In the last few years there has been an explosion of Internet golf instruction. It started as a small movement mostly on forums, and now has grown to a point where individual instructors now have their own sites and forums dedicated to instruction. What has sparked this wildfire you say? Simple answer? The slow motion video camera.
When I was growing up, I was quite lucky to essentially live on a range. I worked at the course washing carts so I would get free range balls. Many of the pros who worked in the shop would come out and give me some lessons. During this period, the pro would watch your swing a few times, give you a few pointers and then be on his way.
I would go on hitting hundreds of balls and after a while I would go back to having many of the same problems. I could never understand why. Today I know, without a camera to track my improvement I would slip back into all the bad habits I developed and never really improve.
I first learned about using a camera during a scramble I played in right out of college. This local pro set up his camera and sent everyone a DVD of their swing with his thoughts on things I could on to improve. It was the first time I had seen my swing on video and I was amazed. This camera wasn’t even slow motion, but there were so many things I could see that I could improve on. The irony in that story is that I went to go see that pro for a follow-up lesson and we never used the camera in any of the three follow-up lessons I took.
For a few years after college I played awful golf. I took more lessons the old fashion way with no video and got even worse. I was hitting every shot off the toe, the ball would go up in the air looking like a good shot and then fall to the earth 10-15 yards short of its target. It was like a shank, but a little more playable. I was around a 10 handicap and this was only due to the fact that I had a world class short game. I would hit 1-2 greens a round and still shoot 80.
I struggled with this toe shot until I read a Golf Digest article about Stack and Tilt. I went to a group lesson taught by Mike Bennett and everything he did with me that day was with his camera. I was completely hooked by how many professional swings he had on his computer and how many of them were in very high frame rates where you could see details that I had never considered and compare them to my swing. I left the lesson completely hooked on the idea of using a camera for everything I would do from that day on.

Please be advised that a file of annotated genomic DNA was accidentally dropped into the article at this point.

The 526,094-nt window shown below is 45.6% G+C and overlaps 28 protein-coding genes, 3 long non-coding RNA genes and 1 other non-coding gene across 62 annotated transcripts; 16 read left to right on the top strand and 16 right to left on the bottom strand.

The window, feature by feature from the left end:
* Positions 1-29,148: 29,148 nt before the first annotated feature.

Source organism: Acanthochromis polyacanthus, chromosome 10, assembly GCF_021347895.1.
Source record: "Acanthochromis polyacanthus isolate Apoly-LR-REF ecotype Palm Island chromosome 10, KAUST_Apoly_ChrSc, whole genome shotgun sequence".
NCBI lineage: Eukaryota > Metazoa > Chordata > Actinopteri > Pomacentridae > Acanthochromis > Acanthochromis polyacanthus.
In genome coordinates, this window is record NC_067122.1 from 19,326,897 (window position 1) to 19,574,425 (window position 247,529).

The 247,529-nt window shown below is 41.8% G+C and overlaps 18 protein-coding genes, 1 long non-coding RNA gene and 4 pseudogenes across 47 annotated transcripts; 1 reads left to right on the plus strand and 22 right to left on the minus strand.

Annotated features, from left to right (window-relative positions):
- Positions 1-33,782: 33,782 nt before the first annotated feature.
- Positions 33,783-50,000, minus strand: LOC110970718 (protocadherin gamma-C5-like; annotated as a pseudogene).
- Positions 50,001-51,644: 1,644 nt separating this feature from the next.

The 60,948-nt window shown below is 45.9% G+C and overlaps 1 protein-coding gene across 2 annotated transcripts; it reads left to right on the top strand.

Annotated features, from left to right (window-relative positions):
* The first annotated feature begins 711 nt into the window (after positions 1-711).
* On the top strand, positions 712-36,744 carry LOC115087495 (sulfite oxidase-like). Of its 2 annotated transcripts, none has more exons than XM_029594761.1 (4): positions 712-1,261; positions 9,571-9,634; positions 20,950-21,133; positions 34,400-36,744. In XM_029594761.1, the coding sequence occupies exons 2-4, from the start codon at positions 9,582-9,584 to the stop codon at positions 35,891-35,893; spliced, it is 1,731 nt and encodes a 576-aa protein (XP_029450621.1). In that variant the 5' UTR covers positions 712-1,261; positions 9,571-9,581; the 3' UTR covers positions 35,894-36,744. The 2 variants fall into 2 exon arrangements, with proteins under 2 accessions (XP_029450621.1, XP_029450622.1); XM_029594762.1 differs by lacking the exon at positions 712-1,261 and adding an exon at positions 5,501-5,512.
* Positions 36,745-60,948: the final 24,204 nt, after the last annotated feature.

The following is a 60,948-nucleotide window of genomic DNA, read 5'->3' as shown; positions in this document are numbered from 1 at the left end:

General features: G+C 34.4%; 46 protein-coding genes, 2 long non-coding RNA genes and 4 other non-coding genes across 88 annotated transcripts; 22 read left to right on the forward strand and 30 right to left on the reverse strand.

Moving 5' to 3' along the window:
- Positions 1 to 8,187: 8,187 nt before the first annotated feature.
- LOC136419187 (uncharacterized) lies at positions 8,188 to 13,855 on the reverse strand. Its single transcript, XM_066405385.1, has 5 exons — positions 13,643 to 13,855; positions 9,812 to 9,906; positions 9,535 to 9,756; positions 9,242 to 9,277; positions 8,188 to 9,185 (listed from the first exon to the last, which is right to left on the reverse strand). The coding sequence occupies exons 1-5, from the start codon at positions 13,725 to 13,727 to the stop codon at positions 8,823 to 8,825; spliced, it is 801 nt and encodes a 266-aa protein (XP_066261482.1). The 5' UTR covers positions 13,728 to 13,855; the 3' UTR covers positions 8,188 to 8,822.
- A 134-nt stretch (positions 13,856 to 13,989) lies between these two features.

The golf instruction journey that I have been on since that group lesson has had many ups and downs, but the ability to capture my swing on video has been unbelievable critical in improving my game. When an coach gives me a piece of advice I can easily watch swings of professional golfers to see if he/she is full of poppycock. This has saved me an enormous amount of time following paths that don’t make any sense. Now with the great comparison software that is out there I can compare my swing against those same pros and find new things to work on and new areas to explore.
Some folks who don’t use a camera might argue that Ben Hogan, Byron Nelson, and other greats never used a camera. Also many golfers throughout history got really good without a camera. I cannot argue with that, my only rock solid evidence is my own improvement. Before my lesson with Mr. Bennett I was a lost ten handicap, now today I am a four. I practice even less than I did when I was a ten because I have a young daughter and very little free time. But when I do practice on the range and you see a guy with a camera set up it might just be me. Sure I get some strange looks, and many people will ask my why I would do that, but my answer is very simple, how do I know if I am doing what I think I am doing without checking it on video. Most people agree that without the evidence of video it is hard to know if one is making any improvement.
The readers of The Sand Trap forum are a very lucky bunch, because one of the most knowledgeable people regarding cameras for golf swings posts on this forum. Erik J. Barzeski is one of the most knowledgeable people for not only the cameras themselves but the software to analyze. We’re all very lucky to be able to pick his brain. If you want to get better in my opinion there is no better way than to invest in a nice camera and take it with you to the range and enjoy the journey. Just follow these guidelines to film your swings consistently, and you’ll be on your way!
Photo credits: © Lucy Nicholson.